At Sonoma State conference, sustainable business is the topic

Faced with a political climate in which environmental protections may be rolled back, more than 200 people turned out Wednesday to learn about how to create a more sustainable economy, not only for the planet but also for the profit column.

Speakers at the 12th annual Sustainable Enterprise Conference held at Sonoma State University’s Student Center noted that despite current federal efforts, the overall trend in the economy is going green, especially at the state and local level.

“California has long set an example for other states to follow,” said Robert Girling, a business professor at Sonoma State University. “We are clearly now, as California, the keeper of this nation’s future.”

For instance, the state is the nation’s leader in solar energy, generating 13 percent of its electricity from the sun, while wind power now accounts for more than 6 percent. Also, more than 50 percent of all electric car owners in the U.S. live in California.

“Smart resource usage is good business,” said Carolyn Pistone, president and managing director of Clear Blue Commercial, a Petaluma property management company dedicated to environmentally responsible real estate practices.

In fact, the conference was held the same week that San Carlos-based Tesla, maker of electric cars, surpassed Ford Motor Corp. in market value.

While environmental issues typically are at the forefront of sustainability efforts, the term also encompasses areas such as labor issues and charitable efforts. One commonly cited reference, by the United Nations’ Bruntland Commission, called it “development that meets the needs of the present without compromising the ability of future generations to meet their own needs.”

Sonoma County has taken a leadership role in the sector, especially with such companies as Jackson Family Wines, Bear Republic Brewing Co. and Clover Sonoma Farms Inc. incorporating sustainable practices. The Sonoma County Winegrowers trade group has set a goal of having all of the county’s grape crop be certified sustainable by 2019. In addition, Sonoma Clean Power is growing its customer base through its renewable energy offerings; the company recently announced an expansion to Mendocino County, where about 30,000 households are expected to sign up for its service.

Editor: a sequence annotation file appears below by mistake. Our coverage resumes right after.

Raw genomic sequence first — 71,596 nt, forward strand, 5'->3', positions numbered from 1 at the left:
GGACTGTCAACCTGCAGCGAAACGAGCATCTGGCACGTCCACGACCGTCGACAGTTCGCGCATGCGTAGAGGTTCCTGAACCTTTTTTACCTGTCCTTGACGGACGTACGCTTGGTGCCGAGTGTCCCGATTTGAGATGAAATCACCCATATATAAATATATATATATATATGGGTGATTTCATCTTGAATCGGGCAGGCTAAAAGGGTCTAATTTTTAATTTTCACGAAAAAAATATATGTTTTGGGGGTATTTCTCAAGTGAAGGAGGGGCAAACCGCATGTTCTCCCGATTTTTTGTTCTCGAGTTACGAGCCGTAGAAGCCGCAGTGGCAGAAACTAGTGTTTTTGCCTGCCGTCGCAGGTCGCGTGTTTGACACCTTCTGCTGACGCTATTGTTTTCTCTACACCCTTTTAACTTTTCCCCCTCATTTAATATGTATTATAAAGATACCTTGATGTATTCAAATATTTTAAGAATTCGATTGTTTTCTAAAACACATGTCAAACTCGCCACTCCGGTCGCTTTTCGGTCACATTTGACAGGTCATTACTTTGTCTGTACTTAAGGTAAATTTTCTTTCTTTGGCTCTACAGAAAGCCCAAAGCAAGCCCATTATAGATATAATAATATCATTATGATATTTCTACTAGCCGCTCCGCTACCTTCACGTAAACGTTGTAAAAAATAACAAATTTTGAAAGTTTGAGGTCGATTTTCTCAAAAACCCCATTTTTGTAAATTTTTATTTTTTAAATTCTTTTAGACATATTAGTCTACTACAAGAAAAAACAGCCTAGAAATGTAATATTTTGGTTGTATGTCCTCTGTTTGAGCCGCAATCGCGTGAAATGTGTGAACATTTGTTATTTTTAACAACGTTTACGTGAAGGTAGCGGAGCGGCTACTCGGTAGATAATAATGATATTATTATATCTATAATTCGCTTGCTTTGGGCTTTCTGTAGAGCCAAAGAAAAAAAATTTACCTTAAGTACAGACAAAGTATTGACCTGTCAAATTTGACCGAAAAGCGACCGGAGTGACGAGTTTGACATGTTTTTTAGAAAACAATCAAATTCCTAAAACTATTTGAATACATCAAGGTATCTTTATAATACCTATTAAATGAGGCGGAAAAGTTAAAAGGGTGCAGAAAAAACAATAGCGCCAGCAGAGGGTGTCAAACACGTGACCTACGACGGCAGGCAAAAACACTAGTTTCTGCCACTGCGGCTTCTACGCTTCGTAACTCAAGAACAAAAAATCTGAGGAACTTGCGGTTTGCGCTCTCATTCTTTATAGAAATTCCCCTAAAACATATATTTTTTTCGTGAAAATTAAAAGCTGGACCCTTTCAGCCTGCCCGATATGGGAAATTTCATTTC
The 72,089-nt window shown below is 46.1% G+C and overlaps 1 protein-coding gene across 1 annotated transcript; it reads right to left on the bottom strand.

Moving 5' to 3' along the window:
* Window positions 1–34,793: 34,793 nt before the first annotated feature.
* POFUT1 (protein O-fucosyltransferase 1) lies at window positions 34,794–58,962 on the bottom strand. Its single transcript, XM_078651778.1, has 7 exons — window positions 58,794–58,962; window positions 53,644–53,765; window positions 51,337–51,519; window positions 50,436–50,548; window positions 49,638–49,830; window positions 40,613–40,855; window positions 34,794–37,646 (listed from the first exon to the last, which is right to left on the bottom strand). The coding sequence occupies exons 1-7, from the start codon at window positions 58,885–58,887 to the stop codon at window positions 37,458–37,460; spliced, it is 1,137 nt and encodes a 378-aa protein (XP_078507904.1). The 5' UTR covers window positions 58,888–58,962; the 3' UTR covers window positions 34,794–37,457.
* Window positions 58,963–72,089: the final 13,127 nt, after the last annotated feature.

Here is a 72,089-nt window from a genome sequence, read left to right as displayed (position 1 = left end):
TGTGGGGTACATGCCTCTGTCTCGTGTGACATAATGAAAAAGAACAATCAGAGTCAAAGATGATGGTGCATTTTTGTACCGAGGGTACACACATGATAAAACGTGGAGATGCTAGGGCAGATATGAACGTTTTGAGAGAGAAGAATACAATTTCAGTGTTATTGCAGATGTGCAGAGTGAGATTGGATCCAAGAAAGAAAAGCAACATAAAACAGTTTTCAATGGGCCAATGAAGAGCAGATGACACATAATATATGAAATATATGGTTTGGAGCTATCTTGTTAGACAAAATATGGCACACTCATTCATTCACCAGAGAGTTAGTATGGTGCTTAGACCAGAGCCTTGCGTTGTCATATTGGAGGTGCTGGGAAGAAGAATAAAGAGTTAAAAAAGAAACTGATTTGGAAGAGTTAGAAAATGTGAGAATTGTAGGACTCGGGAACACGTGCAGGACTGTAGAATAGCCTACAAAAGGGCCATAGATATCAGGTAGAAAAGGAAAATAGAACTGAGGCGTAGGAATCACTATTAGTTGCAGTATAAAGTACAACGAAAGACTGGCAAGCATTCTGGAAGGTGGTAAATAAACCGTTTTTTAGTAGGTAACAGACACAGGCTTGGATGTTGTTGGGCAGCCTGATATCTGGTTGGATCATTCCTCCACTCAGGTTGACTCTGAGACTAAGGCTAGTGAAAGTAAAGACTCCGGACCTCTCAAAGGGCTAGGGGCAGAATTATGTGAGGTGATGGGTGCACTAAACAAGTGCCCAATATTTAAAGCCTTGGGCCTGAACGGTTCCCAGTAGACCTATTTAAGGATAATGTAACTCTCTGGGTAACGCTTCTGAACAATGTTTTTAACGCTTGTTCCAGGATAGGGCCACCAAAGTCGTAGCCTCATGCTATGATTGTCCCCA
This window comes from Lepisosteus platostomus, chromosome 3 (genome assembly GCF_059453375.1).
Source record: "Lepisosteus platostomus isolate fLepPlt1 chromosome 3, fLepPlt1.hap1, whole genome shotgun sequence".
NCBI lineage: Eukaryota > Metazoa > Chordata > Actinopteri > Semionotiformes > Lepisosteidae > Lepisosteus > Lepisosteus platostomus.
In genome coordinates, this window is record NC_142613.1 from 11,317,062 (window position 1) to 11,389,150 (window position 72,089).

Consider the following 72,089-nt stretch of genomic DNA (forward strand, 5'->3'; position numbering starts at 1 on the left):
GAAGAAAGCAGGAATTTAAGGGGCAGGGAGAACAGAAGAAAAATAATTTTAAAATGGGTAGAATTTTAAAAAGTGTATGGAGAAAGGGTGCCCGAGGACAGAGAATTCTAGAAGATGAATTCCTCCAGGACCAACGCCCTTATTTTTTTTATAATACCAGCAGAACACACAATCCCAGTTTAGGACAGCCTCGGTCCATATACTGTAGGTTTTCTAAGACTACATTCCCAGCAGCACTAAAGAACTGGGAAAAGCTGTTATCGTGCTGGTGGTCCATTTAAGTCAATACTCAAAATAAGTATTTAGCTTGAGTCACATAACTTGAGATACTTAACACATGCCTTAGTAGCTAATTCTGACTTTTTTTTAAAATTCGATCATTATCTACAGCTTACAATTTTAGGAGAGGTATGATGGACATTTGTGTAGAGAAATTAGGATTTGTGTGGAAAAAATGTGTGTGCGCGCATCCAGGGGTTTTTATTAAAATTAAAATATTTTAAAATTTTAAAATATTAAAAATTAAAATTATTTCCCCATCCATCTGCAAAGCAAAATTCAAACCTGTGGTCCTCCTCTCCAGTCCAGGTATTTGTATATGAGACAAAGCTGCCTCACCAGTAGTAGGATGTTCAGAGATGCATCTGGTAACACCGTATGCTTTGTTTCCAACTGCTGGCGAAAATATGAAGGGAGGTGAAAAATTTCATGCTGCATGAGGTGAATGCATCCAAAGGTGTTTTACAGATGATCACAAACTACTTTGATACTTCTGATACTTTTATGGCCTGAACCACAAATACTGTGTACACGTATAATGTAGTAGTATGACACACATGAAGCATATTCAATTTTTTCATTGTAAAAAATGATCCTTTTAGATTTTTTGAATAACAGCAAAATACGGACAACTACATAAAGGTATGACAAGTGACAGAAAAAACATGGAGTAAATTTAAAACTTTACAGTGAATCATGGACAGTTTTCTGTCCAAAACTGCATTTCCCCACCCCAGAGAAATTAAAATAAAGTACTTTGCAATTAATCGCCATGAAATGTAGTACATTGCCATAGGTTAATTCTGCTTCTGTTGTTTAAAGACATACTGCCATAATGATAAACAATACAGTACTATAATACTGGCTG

Pistone described one building owner she worked with to make changes on their property, including upgrading to green building practices, turning the lawn into mulch-covered soil and installing electric car plug-in stations. The owner was able to sell the property, originally purchased for $3 million, for a $5 million profit.

“In a capitalist society, we are voting with our dollars,” she said.

Indeed, the business case for sustainability was at the center of the discussion at the event. At Jackson Family Wines, water costs on average 3 cents a gallon at its various wineries, said Julian Gervreau, sustainability director for the Santa Rosa company “You can go to your CFO and say, ‘For every million gallons of water we save, it is worth 30 grand,’?” he said.

Attendees also were urged to become more active in their consumer choices, beyond the car they drive and the electricity they source. And Dale Wannen, a Petaluma-based financial advisor who specializes in sustainable investments, urged attendees to check out to determine how much of their mutual funds have an ownership stake in companies in the carbon fuel sector.

“One out of every five dollars (under management) now integrates with sustainable investing,” Wannen said. “It’s a lot bigger than people think.”

Editor’s note: The story has been updated to correct the spelling of Dale Wannen’s name.

Bill Swindell

Business, Beer and Wine, The Press Democrat  

In the North Coast, we are surrounded by hundreds of wineries along with some of the best breweries, cidermakers and distillers. These industries produce an abundance of drinks as well as good stories – and those are what I’m interested in writing. I also keep my eye on our growing cannabis industry and other agricultural crops, which have provided the backbone for our food-and-wine culture for generations.

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